“All we need is love’, says the famous song. And that is the cliché that we use to pacify the emptiness of ordinary experience. But love is not a simple pleasure or an easy solution; it is very painful to be so concerned about another and to suffer all their ills and problems. Love is rife with desires, needs and attachments which are part of its transformative power but not romantic at all. No wonder Buddhists prefer compassion.
There is another path which I think of as intimacy. This path does not replace the wish to love and be loved or its importance to us as humans but it does offer another form of transformation. My sense is that intimacy is what most humans want more than anything else. By this I do not mean sex. Intimacy is a complete lack of barriers and defences, allowing free expression between us, without effort. It is a state of openness, ease and trust.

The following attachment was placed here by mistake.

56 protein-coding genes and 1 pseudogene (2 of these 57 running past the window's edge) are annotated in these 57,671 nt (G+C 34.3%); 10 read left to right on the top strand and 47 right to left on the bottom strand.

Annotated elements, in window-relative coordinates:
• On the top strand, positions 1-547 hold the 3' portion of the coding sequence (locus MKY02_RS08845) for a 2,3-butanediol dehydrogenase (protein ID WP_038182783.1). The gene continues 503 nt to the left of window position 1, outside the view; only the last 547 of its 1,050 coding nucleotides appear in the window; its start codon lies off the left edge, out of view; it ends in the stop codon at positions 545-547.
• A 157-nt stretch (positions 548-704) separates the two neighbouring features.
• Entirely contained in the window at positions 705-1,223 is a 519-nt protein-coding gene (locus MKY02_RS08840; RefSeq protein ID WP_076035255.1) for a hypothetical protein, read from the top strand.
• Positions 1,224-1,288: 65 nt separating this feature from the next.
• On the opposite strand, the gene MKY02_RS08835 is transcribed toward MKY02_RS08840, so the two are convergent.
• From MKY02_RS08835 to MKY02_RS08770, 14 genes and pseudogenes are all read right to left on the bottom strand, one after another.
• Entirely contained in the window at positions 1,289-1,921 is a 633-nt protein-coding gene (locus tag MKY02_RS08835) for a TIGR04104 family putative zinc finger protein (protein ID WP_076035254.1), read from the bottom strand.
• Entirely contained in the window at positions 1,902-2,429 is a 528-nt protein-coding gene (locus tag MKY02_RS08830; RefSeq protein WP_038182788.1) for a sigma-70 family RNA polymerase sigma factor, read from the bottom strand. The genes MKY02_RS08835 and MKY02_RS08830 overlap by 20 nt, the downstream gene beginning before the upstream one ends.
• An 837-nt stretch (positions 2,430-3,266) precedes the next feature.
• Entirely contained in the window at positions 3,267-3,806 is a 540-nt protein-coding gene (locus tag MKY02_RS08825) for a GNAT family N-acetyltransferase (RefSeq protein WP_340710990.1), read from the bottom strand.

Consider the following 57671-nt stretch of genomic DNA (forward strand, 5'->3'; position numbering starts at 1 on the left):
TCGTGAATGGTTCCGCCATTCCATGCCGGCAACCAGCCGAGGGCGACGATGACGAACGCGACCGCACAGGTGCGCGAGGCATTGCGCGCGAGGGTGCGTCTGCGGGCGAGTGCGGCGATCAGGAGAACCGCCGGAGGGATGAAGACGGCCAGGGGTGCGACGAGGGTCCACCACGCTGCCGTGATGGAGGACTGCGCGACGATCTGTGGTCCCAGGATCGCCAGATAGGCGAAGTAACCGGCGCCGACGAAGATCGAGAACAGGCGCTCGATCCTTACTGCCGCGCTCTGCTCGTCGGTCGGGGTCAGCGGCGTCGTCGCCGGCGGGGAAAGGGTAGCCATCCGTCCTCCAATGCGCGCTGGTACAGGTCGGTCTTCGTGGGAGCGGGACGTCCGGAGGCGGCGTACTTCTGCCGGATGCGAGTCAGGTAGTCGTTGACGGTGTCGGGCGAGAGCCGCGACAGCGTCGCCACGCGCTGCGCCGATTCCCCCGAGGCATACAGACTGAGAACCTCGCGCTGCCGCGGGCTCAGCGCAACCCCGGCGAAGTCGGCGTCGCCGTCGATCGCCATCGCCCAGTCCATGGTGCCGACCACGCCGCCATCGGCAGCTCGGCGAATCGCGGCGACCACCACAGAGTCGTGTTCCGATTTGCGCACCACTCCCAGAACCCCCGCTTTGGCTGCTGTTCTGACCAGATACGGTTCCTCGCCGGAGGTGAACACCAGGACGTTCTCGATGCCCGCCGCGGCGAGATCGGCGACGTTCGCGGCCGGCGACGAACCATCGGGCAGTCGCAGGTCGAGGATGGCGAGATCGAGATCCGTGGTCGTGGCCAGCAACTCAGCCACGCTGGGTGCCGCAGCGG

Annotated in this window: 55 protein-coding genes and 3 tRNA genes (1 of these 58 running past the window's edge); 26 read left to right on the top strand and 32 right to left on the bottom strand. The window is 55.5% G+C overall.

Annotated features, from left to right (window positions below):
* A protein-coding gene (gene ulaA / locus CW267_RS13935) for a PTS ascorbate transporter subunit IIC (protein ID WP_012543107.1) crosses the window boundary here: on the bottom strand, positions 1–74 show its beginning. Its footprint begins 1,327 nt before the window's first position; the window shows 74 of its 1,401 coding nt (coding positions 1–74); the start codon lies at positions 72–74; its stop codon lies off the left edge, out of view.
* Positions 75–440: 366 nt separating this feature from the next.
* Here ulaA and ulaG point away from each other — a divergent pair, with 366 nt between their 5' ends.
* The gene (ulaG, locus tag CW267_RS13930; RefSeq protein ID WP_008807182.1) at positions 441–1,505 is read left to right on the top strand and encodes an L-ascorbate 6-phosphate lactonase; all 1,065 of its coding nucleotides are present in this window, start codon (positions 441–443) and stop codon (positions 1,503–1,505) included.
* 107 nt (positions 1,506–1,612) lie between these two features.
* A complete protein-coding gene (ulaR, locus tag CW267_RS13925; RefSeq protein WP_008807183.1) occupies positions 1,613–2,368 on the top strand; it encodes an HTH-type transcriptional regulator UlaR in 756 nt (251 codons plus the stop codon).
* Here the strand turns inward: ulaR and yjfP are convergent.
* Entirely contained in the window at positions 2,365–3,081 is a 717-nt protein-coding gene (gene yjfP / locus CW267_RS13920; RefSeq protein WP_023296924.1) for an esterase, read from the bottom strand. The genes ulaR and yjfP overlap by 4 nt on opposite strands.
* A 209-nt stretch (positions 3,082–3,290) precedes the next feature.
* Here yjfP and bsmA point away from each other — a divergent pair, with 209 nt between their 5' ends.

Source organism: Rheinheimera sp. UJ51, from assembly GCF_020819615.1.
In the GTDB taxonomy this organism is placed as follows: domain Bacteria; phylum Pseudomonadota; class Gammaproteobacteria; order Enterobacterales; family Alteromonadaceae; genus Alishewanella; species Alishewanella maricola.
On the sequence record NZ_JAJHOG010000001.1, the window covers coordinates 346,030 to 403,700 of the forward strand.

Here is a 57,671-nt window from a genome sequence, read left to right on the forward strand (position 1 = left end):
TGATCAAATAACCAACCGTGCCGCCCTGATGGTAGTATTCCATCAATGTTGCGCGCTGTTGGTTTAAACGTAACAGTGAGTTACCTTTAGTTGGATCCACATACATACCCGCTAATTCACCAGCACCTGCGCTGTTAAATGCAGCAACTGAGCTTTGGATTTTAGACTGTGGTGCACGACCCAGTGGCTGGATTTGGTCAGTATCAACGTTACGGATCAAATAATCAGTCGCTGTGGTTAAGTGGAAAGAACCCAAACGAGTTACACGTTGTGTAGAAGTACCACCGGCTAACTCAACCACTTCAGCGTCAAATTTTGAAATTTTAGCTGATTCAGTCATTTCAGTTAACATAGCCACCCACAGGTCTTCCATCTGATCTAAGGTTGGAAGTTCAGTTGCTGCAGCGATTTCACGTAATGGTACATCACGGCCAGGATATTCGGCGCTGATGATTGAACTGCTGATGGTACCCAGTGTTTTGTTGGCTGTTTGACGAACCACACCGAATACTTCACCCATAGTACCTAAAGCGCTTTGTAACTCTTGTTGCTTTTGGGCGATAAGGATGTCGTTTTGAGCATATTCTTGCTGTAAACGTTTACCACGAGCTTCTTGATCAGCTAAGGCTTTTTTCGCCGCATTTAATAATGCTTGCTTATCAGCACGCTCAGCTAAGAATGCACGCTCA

Fourth way practices and theories do not encourage intimacy, in my view. Trying to self-remember or trying to voluntarize attention tends to isolate the practitioner. However, impartial observation of self can, over time, bring down the barriers and prepare for intimacy.
Perhaps I wish for an intimate friend to whom I can tell everything. Here lies a trap. If I complain to this person, I arm myself with judgment and blame, the greatest of defences, and intimacy is lost. Confession is an entirely different matter because it is disarming and carries within itself the quality of humility. My most intimate moments arise from confession, but there are very few, other than His Endlessness, who can be trusted with my confessions lest they hold them against me.